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Excitement over shellfish reef discovery

THE discovery of a shellfish reef on the west coast of Scotland could be the biggest find of its kind in the world, experts believe.

More than 100 million brightly coloured and rare shellfish have been found in Loch Alsh, a sea inlet between Skye and the mainland.

However, Flame Shell beds are vulnerable to mechanical disturbance, particularly from fishing boats using bottom trawls and dredges, and extensive beds are now rare.

The find is now to be afforded extra protection despite local fishermen saying there is no risk.

A survey commissioned by Marine Scotland, as part of its work to identify new Marine Protected Areas (MPAs), has revealed 185 acres covered by the small, scallop-like species.

It has several neon orange tentacles that emerge between the creatures' two shells. Flame shells group together on the sea bed and their nests create a living reef that support hundreds of species.

In one study in Loch Fyne, six nest complexes supported 19 species of algae and 265 species of invertebrates. Primarily associated with areas of accelerated tidal streams the best known examples occur in a number of sea lochs on the west coast – Lochs Fyne, Sunart, Carron, Creran, Alsh, Broom and lower Loch Linnhe.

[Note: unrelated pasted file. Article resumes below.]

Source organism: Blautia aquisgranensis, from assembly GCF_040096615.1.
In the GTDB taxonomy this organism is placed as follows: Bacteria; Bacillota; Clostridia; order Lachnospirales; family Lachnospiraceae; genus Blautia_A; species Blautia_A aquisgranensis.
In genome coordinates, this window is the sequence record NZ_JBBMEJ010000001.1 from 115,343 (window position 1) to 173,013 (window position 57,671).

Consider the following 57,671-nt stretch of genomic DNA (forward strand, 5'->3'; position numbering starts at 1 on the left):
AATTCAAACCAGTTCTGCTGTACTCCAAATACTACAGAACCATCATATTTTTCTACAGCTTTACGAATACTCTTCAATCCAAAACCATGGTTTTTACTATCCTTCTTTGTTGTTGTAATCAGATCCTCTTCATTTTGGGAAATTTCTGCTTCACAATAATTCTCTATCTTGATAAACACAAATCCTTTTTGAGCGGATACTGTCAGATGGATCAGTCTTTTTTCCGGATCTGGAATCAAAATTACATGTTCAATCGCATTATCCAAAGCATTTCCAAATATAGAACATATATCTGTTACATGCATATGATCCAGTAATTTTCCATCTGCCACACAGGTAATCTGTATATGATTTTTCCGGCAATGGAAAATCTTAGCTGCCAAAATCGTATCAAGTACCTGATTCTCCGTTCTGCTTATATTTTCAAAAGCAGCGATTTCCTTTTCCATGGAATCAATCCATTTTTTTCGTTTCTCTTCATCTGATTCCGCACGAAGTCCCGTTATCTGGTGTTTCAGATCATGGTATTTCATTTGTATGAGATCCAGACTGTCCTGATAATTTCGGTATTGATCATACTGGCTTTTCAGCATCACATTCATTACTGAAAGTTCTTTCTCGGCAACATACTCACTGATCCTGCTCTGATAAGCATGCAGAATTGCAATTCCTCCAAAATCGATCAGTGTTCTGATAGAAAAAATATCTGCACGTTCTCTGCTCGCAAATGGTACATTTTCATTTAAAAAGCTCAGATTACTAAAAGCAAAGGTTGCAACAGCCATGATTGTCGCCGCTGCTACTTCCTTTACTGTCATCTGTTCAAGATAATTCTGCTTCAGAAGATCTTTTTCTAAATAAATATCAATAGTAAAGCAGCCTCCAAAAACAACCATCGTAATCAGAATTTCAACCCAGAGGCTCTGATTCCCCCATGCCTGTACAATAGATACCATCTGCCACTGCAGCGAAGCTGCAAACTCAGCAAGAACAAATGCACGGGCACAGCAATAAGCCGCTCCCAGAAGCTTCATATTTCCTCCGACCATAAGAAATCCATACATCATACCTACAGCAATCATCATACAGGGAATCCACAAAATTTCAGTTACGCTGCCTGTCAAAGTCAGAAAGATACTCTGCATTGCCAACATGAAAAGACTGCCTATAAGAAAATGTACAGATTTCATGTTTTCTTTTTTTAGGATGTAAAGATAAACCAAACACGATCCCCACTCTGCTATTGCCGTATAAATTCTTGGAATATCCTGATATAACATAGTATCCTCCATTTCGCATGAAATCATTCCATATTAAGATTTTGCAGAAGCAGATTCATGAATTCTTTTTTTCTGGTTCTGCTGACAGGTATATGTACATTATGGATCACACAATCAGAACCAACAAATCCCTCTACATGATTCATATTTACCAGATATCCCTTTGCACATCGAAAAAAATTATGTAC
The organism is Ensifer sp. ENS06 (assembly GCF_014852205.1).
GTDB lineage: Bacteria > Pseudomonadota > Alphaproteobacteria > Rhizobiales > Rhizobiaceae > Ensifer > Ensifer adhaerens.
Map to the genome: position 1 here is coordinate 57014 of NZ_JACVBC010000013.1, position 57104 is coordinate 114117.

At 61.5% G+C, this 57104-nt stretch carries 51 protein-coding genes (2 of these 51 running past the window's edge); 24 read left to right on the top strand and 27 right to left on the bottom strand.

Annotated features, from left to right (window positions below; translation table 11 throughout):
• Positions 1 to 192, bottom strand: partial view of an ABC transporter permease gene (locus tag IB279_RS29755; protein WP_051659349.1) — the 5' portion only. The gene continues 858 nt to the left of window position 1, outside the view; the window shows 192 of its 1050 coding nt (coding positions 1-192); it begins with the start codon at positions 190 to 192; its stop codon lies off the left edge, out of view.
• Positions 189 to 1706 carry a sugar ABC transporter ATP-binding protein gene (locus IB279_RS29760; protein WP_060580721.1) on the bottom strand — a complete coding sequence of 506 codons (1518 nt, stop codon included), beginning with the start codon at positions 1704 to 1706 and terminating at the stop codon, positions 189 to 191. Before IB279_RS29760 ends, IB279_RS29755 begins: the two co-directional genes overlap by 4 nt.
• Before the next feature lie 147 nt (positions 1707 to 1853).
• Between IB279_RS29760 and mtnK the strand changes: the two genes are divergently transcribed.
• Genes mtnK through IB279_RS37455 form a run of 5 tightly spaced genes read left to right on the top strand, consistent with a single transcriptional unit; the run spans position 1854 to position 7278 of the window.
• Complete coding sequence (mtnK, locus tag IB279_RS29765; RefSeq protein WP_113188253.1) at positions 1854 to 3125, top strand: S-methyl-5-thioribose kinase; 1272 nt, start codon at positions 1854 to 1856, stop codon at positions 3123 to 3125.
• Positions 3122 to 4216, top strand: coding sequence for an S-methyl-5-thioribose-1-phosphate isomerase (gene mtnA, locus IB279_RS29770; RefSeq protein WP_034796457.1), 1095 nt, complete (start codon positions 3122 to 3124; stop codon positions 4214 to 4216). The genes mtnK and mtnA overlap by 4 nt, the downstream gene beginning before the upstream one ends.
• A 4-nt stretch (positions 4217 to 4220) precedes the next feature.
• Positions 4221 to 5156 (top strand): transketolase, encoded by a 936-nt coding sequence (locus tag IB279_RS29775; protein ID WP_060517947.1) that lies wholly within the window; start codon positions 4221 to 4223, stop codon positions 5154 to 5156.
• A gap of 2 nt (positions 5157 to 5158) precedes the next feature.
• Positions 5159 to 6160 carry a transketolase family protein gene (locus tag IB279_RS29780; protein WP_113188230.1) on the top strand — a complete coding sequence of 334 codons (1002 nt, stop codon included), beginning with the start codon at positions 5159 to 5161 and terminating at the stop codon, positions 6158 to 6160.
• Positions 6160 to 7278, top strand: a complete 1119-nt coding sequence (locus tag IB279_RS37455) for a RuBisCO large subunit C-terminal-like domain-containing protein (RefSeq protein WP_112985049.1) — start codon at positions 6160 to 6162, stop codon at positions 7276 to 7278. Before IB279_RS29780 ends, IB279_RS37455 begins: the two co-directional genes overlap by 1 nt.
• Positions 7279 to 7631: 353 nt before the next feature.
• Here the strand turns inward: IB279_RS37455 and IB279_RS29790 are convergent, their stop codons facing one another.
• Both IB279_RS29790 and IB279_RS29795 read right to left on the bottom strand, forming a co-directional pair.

Environment Secretary Richard Lochhead said the seas around Scotland covered an area five times bigger than the country's landmass, and supported many fascinating and beautiful species.

He said: "The flame shell must be considered among the most remarkable species in our waters, with a dazzling array of orange tentacles. Many would place such an exotic species in far-flung tropical reefs – not realising they dwell under the waves just off the coast of Skye.

"This important discovery may be the largest grouping of flame shells anywhere in the world."

The Loch Alsh survey was carried out by Heriot-Watt University on behalf of Marine Scotland.

Dr Dan Harries, of Heriot-Watt University's School of Life Sciences, said: "Too often, when we go out to check earlier records of a particular species or habitat we find them damaged, struggling or even gone.

"We are delighted that in this instance we found not just occasional patches but a huge and thriving flame shell community extending right the way along the entrance narrows of Loch Alsh. This is a wonderful discovery for all concerned."

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